(In fact, if it is written down, I would contend it is likely your actual culture has little resemblance to what is written about it. Those things tend to be more about what they wish the culture was.)

Culture, any culture, is learned through daily interaction. This is all well and good in cases where people are immersed in it from the beginning.

But the rest of us aren’t operating in that problem solving culture. Rather, we are trying to create it. And as the former Toyota Team Members from Example 3 (above) learned, it isn’t a simple matter of showing people.

Rather than two different things, we are looking at a continuum here. At one end is the culture described on Slide 9. There isn’t any formal structure to it, the process for teaching it isn’t codified. It is learned the same way you learn the way to get the job done in any company. They just learn different things than you did.

But in another organization there is no immersion. If there is anyone who is steeped in The Way, they are few and far between.

In these cases, we want to start with something more overt. And that is the purpose of having a rote drill or kata. It isn’t something you implement. It is a structure, or scaffold, to learn the basic moves. Just as mastering the musical scales is only a prelude to learning to play the instrument, the kata is the foundational structure for learning to apply the underlying thinking patterns.

So… if you are working on kata, it is critical that you are reflecting on your thinking patterns as much (or more) than you are reflecting on your improvements. It might seem rote and even busywork at first. But it is there to build a foundation.

Navigating the Learning Hairball

Credit: A lot of stuff comes across my screen, sometimes more than once. I have seen this illustration several times, but don’t remember where it originally came from. If you created it, PLEASE comment so I can give appropriate credit.

Improvement is messy. Science is messy. Research and Development is messy. These are all cases where we want an outcome, are pretty sure what that outcome looks like, but there isn’t really a clear path to get there.

This illustration has illustrates two very different mindsets.

On the left is how many people believe the improvement / organizational development / learning process works. We set out a phased project plan to transform the organization. We carry out a set of pre-defined steps, and when they are completed, we are at the goal.

Sadly our education process is largely constructed on this model. Take the classes, pass the tests, the student is educated.

This thinking is appropriate when the outcome is something we have done before, like constructing a house. Even if this house is a bit different, the builders have rich experience in carrying out all of the constituent process steps. Further upstream, the designer carefully followed building and construction codes. In those cases, we are applying a rich body of experience (or the documented experiences of others) to reach the end goal.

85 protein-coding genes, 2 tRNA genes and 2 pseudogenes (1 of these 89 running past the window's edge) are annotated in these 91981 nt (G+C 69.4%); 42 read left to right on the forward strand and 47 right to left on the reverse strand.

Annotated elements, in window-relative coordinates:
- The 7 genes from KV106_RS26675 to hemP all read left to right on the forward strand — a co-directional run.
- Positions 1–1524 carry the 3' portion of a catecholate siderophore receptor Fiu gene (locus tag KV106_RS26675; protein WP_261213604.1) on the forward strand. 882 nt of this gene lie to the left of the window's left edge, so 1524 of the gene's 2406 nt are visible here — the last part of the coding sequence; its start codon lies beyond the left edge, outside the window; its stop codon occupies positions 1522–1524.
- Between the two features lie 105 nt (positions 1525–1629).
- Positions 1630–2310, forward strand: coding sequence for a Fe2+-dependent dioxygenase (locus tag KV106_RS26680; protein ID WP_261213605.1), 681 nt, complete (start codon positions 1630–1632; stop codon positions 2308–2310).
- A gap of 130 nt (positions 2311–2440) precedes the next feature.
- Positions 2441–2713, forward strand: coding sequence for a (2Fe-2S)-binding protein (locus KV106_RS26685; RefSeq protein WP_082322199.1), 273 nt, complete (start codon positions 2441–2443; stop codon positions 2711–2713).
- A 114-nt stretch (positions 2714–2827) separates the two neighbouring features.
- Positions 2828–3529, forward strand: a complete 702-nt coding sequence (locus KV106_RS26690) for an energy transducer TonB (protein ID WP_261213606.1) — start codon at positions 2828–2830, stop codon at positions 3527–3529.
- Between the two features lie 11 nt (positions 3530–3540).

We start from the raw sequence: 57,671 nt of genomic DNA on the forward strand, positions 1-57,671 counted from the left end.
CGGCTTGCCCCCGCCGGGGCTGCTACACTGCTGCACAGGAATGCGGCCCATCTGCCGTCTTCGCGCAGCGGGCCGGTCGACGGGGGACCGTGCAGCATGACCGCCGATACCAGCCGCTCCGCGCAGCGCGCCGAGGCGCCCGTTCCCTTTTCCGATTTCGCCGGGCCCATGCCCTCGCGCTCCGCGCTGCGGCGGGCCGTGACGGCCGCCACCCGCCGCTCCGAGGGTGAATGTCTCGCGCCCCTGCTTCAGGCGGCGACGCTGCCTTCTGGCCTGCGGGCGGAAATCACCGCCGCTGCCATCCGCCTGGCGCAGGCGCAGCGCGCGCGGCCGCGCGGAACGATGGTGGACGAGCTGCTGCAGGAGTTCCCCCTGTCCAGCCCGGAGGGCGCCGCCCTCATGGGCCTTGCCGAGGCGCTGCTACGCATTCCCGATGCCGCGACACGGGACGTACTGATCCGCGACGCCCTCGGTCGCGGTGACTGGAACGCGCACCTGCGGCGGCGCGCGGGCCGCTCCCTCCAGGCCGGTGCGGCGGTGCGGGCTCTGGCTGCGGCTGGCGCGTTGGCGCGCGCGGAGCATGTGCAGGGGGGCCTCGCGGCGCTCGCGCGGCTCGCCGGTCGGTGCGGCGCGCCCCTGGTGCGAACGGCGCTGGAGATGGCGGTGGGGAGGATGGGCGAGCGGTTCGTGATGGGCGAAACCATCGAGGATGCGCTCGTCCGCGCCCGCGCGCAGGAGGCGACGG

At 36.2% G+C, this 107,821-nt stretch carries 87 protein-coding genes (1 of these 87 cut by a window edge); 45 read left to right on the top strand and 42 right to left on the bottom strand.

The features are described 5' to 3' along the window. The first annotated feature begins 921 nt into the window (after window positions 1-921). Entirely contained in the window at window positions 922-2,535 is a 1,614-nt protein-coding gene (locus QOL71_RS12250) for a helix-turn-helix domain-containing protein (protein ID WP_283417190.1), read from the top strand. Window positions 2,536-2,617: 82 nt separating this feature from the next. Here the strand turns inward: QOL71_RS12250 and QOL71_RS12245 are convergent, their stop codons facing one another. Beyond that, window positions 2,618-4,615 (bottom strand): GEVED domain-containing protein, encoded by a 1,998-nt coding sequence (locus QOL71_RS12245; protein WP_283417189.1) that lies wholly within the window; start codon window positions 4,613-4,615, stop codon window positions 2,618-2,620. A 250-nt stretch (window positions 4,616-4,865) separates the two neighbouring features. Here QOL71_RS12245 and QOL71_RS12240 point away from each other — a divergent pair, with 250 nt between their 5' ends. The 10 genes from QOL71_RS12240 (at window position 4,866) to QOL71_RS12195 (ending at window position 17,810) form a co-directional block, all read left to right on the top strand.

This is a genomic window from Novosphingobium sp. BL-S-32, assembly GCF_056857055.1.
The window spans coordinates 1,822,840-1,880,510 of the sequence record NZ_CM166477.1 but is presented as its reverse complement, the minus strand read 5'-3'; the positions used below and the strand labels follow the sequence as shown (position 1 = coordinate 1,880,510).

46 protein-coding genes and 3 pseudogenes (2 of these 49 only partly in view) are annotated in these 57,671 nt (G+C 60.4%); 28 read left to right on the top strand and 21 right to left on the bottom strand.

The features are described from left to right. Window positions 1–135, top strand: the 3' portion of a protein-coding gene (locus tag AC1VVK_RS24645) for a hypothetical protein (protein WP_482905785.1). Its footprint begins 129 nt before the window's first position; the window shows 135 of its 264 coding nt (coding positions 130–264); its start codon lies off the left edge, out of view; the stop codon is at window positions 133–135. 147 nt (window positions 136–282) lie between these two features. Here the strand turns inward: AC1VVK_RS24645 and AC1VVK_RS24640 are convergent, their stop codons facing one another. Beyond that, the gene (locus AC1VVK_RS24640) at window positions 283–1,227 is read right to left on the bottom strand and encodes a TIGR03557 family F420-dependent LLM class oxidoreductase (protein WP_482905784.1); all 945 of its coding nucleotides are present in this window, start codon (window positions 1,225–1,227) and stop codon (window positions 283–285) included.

These tasks can be scheduled and sequenced in a project plan. The steps are known, the result is known.

 

image

On the right is the hairball of learning and discovery.

We know where we are starting.

We know where we want to end up.

We are reasonably certain we can get from Point A to Point B. But we don’t know precisely which detailed steps or experiments will give us the results we need.

We don’t know for sure that the next result will be a forgone conclusion from the next action step.

Each step gives us more information about the next step.

In the world of continuous improvement, we live in an interesting paradox.

We often believe we are operating in the set-piece model on the left. We see a situation, we apply tools to duplicate a solution we have seen work in a similar situation before.

An interesting thing happens at this point. The Real World intervenes, and we discover that the situation was actually more like the right side. We thought we knew the right answers. We might have even been mostly right. But at the detail level, things don’t work quite as we predicted.

Now… if the system has been deliberately set up to flag those anomalies, and we are recording them and being curious to discover what we didn’t understand then we are in learning mode.

But all too often the experts who guided the original installation have moved on, leaving the people executing the process behind. The assumption was “It works, we can go to the next problem.”

The people in the process did what they were told, or guided, to do. We might have even asked for their input on the details. But that process rarely leaves them with additional skills they need to deal with anomalies in ways that make the process more robust.

So they do what they must to get things done. Mostly that means adding some inventory here, some additional checks or process steps there. Over time, the process erodes back to something close to its original state.

Why? Because we thought we knew everything… but were wrong. And didn’t notice.

This model applies to any effort to shift how an organization performs and interacts. We outrun our headlights and take on the Big Change because that company “over there” does it, and we just copy the end result.

What we missed was doing the work.

More about this later.

Standards: Notes On A Whiteboard

image

I saw this on a client’s whiteboard this morning. (Actually I saw it a while ago, but just took the photo.)

By having a clear expectation about what is supposed to happen, they can work to converge the process toward some kind of consistency. The opposite is just accepting whatever happens as OK.

By having a degree of stability, it is easier to see issues and opportunities, that in turn, allow them to set the next level of standard.

He put it up there to remind him when he is distracted in the day-to-day fray that “What are we trying to achieve?” is the important first question to ask.

Remember, there is no dogma. Your choice of words and definitions may vary. But these work for him.